Reading or Listening
Audio books have been growing in numbers for the last few years at a steady pace, but this last year according to ‘The Guardian’ in the UK, ‘Sales of consumer audiobooks, which have ridden a wave of increasing popularity over the years, surged 42% to £56m in the first half – easily on track to beat the record £97m set last year.’
As an author who has moved into the narrating world, this is good news! When I first began to tentatively learn narration a number of years ago, for one of my books, ‘Freya’s Child’, I had no idea what I was doing. I didn’t understand the jargon, and when I listened back, it all sounded, well, let’s be frank, absolutely awful! But then I spent a few weeks learning programmes, tuning my equipment, doing tests after test to find what worked and what didn’t, and voila, I re-did the whole book again and put it out into the world. It is on ACX, Nook and so many other places that offer digital books.
From this I opened an account with Voquent and Findaway Voices, put a few narration samples on it and held my breath.
I can remember my first audition. I was literally thrown in at the deep end. ‘Can you do accents?’
‘Yes, I can try.’
‘Oh great, could you do a whole book in Irish accents?’
I vaguely remember hyper-ventilating. Heart racing, and then auditioning and yes, I actually did it. ‘Fianna’s Awakening’ by Ron. C. Nieto, a fantasy book of warrior elves and myth if anyone wants to check it out and listen to my first paid challenge.
Moving on from there, I narrated a book about ‘Getting over divorce’ and narrated more of my own books, Between Worlds, a paranormal psychological thriller and my faerie books, as well as my award-winning historical novel, Diary of Margery Blake. These caught the attention of Findaway Voices who offered me a twelve book narration deal. To narrate the classics of Jane Austin, Bronte, Oscar Wilde, Agatha Christie and more.
So, which do you prefer, reading the book, or listening to the book?
I will be honest, I have never enjoyed having a story ‘read’ to me. I prefer to delve into the pages myself. As a child I was given twenty minutes at bedtime to lose myself in the beautifully illustrated Ladybird easy reading books such as Rumpelstilskin and Cinderella and so many more. My mother gave up trying to read me to sleep as I’d squirm about, not listening, and besides, she convinced herself that these mini sessions of reading is how my journey into being an author began and she congratulated herself on that score!
But each person has their own way of enjoying books. I have many friends who enjoy listening to stories whilst driving, or doing the housework, or just taking that time, at the end of a long day, to switch off, make a cup of tea, lie on the couch, and just, listen.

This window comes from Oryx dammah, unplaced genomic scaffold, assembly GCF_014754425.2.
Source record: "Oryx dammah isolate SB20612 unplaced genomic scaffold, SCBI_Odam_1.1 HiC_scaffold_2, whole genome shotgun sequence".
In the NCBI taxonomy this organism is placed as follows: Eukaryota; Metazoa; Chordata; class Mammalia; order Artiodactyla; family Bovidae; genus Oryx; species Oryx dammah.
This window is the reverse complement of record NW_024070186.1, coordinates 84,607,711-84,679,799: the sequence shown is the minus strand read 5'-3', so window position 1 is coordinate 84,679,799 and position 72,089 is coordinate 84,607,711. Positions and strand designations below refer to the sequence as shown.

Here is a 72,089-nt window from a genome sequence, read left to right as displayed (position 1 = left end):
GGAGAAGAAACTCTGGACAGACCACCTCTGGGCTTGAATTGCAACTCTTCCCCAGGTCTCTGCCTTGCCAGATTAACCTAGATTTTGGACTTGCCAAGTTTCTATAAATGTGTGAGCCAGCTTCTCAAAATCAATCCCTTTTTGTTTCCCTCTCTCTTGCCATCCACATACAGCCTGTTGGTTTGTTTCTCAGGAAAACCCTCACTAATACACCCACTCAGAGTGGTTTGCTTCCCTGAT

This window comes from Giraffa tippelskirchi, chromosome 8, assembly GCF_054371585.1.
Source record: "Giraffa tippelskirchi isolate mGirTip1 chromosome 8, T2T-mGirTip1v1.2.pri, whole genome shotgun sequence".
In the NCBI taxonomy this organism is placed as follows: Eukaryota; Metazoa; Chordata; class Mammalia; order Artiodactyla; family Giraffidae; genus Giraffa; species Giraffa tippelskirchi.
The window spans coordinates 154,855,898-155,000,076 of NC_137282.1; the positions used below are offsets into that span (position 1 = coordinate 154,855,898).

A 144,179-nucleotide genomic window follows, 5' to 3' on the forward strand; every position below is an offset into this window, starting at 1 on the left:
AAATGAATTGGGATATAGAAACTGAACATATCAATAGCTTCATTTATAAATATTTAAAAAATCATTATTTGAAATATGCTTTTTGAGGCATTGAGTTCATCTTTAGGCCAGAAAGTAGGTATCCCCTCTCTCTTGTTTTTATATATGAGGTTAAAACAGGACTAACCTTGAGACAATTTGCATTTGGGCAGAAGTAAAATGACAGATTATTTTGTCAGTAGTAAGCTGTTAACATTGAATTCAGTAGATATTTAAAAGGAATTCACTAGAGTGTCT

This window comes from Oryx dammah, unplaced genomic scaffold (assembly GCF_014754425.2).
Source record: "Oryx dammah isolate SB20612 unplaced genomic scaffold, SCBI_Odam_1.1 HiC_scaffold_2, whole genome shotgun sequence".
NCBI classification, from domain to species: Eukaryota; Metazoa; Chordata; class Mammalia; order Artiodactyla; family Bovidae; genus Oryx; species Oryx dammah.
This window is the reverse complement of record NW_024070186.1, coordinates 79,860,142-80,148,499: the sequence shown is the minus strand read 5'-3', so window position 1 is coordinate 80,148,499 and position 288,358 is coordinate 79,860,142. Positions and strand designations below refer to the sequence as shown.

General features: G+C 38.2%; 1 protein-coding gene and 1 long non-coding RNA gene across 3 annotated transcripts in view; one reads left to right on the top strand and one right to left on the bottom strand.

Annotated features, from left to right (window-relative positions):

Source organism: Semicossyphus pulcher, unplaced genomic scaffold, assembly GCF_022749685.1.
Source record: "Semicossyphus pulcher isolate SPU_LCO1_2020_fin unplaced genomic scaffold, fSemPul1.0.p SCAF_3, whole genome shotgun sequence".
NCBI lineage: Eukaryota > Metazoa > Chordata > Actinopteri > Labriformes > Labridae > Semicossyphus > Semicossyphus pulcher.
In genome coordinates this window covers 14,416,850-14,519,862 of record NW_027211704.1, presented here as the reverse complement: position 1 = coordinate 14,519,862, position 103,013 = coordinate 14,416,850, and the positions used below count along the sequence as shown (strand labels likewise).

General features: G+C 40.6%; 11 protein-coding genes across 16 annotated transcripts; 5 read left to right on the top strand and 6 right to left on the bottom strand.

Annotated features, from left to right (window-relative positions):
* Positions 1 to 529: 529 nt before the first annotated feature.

At length I have found many pros and cons to listening or reading books.
No need to stop what you’re doing.
Can enjoy an adventure while driving, housework, lying in bed etc
Apparently, according to Audio publishers Association, ‘Audio books help build and enhance vital literacy skills such as fluency, vocabulary, language acquisition, pronunciation, phonemic awareness, and comprehension—skills that often boost reading scores.’
Your eyes can relax with audio books.
Listening to audio can help our sleep patterns. Helping us to ‘nod off’ as our mind and eyes become relaxed, ready for a good night’s sleep.
Outside noise might interrupt the enjoyment.
You might miss information if having to concentrate on doing stuff, like driving and it’s hard to go back to exactly where you were.
The narrator’s voice does not connect with you and you stop listening.
The narrator is too slow for you, as you want to ‘get to the conclusion’ quicker! And the experience becomes a chore, instead of a joyful one.
Being able to be fully immersed in the book. Reading, touching the pages, smelling the paper, all helps us to become more connected with the story.
Reading strengthens the brain. Using MRI scans, researchers have confirmed that reading involves a complex network of circuits and signals in the brain. As your reading ability matures, those networks also get stronger and more sophisticated.
Reading proves to build your vocabulary.
Reduces stress as readers can leave their world behind and delve into the pages of another. Also relieves depression. British philosopher Sir Roger Scruton once wrote, “Consolation from imaginary things is not an imaginary consolation.” People with depression often feel isolated and estranged from everyone else. And that’s a feeling books can sometimes lessen.
And according to some studies, reading can help you live longer… just don’t be reading when you step out into traffic!?
Reading can damage your eyesight so be aware that you may need glasses, don’t squint in the darkness or read via a torch!
Reading a book can seriously damage your health whilst driving or moving heavy objects!
Reading can immerse you into another world; just don’t forget the one you live in…?
So in conclusion, I see many benefits of listening and reading books. I think the main point to make is that you are listening or reading, and immersing yourself in adventures and learning information. I believe that is what is important. So, enjoy.
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